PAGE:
The new privacy laws will be put into place on November 1st and require businesses to collect minimum data, obtain consent for sensitive information, offer easy opt-out options, and direct government approval to transfer data overseas.

As I mentioned above, I wouldn't be trying to catch any of the falling knives in Chinese tech because we have no idea what Xi's end game is here. Whether it is to rid China of US investors, demonstrate to the private tech space who is really in charge, or maybe it is just Xi's administration attempting to match regulations used in countries abroad. The latter is doubtfully considering the 'convenient' timing of these various restrictions, but I still cling to the hope that Xi will eventually loosen his tyrannical grip.

How It Started & Where It Is Headed

Eccentric tech tycoon, Jack Ma, founder of Alibaba (BABA), seems to have catalyzed this endless flow of tech-focused regulation in China.

Xi's regime impeded Ma's fintech giant Ant Group's nearly half a trillion-dollar IPO last year. It wiped out more than $100 billion of its market value with a fresh regulatory overhaul aimed at Ant Group's unique micro-lending methods. This move by Chinese officials appeared to be in retaliation to Jack Ma's (founder and owner of the business) public criticism of the republic's financial system. Jack Ma's denouncement of China's economic practices seems to have triggered this fresh wave of tech regulation in the region. Xi fears that he could lose control of the masses to ostentatious billionaires like Ma.

Another 'timely' restriction came just 2 days after DiDi (DIDI), the Uber (UBER) of China, released its shares to US investors, the Cyberspace Administration in China announced a data-security review of the company that would require them to temporarily halt user growth. DIDI shares have since lost over $50 of their value. In fact, every publicly traded Chinese tech stock has taken a sizable dip since these restrictive announcements became a systemic issue earlier this year.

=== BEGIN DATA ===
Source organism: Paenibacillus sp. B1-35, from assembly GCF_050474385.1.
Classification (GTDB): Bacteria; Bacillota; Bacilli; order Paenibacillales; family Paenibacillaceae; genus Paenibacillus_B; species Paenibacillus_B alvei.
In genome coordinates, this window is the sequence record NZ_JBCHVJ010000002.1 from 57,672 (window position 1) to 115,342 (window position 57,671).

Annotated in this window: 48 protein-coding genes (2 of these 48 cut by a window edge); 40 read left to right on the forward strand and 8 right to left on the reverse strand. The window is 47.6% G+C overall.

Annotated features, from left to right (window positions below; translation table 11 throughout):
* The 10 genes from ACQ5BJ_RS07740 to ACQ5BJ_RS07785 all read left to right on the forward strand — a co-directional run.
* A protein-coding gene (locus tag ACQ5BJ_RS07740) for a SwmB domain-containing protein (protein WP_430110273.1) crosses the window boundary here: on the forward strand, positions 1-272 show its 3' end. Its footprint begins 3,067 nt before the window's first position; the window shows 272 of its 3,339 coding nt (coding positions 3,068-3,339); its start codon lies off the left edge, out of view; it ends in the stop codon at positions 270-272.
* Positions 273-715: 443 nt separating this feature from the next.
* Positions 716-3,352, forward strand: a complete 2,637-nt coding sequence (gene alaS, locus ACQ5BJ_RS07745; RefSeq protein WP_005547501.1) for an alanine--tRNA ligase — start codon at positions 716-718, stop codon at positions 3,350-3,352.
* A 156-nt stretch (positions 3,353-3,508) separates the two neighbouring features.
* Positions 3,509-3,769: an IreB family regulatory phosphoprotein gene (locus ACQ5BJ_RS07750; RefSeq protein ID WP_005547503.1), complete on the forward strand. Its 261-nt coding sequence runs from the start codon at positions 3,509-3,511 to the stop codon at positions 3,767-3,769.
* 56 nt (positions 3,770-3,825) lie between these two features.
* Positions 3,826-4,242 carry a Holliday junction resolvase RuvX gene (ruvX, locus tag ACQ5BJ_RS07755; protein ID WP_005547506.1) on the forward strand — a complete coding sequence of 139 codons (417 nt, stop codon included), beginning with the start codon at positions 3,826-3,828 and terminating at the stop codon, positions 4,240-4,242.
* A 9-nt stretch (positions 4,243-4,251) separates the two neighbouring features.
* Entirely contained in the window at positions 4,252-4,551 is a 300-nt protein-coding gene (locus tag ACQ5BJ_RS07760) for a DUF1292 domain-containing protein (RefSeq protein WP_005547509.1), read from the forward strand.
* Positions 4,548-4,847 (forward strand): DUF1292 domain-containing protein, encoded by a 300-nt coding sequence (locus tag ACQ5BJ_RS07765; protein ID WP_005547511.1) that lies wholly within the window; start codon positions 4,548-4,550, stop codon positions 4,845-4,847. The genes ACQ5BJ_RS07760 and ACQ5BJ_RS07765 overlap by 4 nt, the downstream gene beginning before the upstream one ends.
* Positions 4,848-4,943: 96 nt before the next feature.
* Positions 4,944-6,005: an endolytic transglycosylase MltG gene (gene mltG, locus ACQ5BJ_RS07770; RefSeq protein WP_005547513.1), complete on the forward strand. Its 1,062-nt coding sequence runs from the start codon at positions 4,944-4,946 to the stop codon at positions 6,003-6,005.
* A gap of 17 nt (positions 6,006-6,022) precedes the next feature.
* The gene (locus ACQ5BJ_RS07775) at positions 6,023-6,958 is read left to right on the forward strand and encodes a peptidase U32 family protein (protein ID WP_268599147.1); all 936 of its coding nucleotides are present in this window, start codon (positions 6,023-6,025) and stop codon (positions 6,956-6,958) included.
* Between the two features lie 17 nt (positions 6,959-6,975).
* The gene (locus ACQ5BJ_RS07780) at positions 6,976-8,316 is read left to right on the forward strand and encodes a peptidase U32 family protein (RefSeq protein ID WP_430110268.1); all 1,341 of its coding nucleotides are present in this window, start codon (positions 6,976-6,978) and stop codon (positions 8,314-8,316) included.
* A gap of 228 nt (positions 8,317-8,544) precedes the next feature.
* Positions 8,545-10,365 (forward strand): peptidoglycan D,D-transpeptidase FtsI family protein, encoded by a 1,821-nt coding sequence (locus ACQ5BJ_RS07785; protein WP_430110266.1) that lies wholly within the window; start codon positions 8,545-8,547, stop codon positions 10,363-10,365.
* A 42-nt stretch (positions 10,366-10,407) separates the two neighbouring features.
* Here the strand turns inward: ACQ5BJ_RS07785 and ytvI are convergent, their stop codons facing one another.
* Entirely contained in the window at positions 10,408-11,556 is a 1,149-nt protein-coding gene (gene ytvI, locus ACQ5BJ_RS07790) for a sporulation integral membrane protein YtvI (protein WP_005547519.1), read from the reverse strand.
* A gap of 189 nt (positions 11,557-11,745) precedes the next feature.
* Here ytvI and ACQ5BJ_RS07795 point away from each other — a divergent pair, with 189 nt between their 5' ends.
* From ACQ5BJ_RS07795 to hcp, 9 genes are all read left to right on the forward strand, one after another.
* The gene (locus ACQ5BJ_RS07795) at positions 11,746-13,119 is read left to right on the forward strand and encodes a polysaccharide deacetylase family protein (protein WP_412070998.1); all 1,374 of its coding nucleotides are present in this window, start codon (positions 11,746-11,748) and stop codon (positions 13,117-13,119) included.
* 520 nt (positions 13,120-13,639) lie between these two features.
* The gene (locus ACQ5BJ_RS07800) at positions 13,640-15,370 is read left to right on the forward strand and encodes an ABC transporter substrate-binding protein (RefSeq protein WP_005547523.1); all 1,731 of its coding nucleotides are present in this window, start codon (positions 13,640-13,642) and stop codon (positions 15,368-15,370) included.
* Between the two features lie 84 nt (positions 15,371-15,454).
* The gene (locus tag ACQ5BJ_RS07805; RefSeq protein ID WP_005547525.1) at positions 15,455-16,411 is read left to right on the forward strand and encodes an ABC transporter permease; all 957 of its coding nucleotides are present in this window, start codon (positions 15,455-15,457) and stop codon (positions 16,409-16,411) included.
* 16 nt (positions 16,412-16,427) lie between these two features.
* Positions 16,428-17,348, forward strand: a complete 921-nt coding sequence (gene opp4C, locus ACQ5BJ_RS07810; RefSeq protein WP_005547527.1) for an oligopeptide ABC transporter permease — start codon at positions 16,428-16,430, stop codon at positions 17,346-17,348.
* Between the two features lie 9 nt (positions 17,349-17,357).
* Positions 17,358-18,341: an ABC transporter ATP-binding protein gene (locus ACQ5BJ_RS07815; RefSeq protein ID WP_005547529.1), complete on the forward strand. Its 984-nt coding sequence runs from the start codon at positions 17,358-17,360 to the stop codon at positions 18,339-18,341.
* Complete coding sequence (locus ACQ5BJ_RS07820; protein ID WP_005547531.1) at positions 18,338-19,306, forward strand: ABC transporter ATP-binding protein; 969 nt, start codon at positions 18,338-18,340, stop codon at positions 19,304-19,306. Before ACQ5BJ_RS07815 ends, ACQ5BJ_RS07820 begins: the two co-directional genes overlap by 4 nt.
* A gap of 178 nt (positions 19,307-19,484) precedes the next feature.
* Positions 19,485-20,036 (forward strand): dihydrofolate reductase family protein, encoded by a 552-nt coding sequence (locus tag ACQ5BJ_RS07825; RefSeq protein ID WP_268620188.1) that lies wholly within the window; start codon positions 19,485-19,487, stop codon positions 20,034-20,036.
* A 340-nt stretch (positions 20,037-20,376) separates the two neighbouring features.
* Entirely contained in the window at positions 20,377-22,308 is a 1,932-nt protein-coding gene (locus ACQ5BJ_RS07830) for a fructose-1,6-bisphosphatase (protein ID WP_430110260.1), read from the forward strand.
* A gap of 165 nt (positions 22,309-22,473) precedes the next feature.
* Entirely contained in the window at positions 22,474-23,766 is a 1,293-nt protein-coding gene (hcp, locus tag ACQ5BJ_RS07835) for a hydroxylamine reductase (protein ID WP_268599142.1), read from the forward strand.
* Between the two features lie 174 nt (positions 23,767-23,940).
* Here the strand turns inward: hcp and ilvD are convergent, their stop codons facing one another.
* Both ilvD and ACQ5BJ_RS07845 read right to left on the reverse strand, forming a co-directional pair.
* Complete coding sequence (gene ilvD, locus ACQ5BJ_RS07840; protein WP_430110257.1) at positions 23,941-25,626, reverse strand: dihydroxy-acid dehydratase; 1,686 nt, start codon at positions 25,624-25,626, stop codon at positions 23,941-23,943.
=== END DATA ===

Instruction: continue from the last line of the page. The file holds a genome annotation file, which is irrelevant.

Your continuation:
The progressing Chinese communist regime seemingly headed towards capitalism is now reeling back towards what looks like a government-controlled autocratic economy.

That being said, it is not unusual for the Chinese stock market to see these 20%+ stock market sell-off in any given year. In the past decade, the Hang Seng Index has experienced an over 15% market downturn in all but 2 of those years, entered a bear market (20%+ decline) in 4 of the last 6 years. The volatility that we are seeing in the Chinese market today is not unusual, but the mounting regulatory overhang causing this value deterioration is definitely unique to 2021. As I said, the unusual uncertainty here is what continues to compress Tencent and its cohorts' valuations.

Xi Jinping's rule is reversing decades of progress that China had been seemingly making towards a democratized international growth machine. I only hope that it doesn't turn into a full-on totalitarian nation.

Final Thoughts

There is nothing systemic about Tencent that I dislike. In fact, the business has a very healthy-looking balance sheet, accelerating profitable growth and rapidly expanding margins which appear attractive in the absence of the progressively authoritarian regime in Beijing. The geopolitical risk in the region is just too high for US investors today. The trade war between the US and China has me, and many other analysts concerned that Beijing is attempting to rid its GDP growth powering tech giants of US investors by making these companies uninvestable.

If Xi's administration shows signs of backing off its crackdown on tech, I won't hesitate to buy up shares of Tencent and the rest of Chinese tech, for that matter, but as of now, I am staying clear.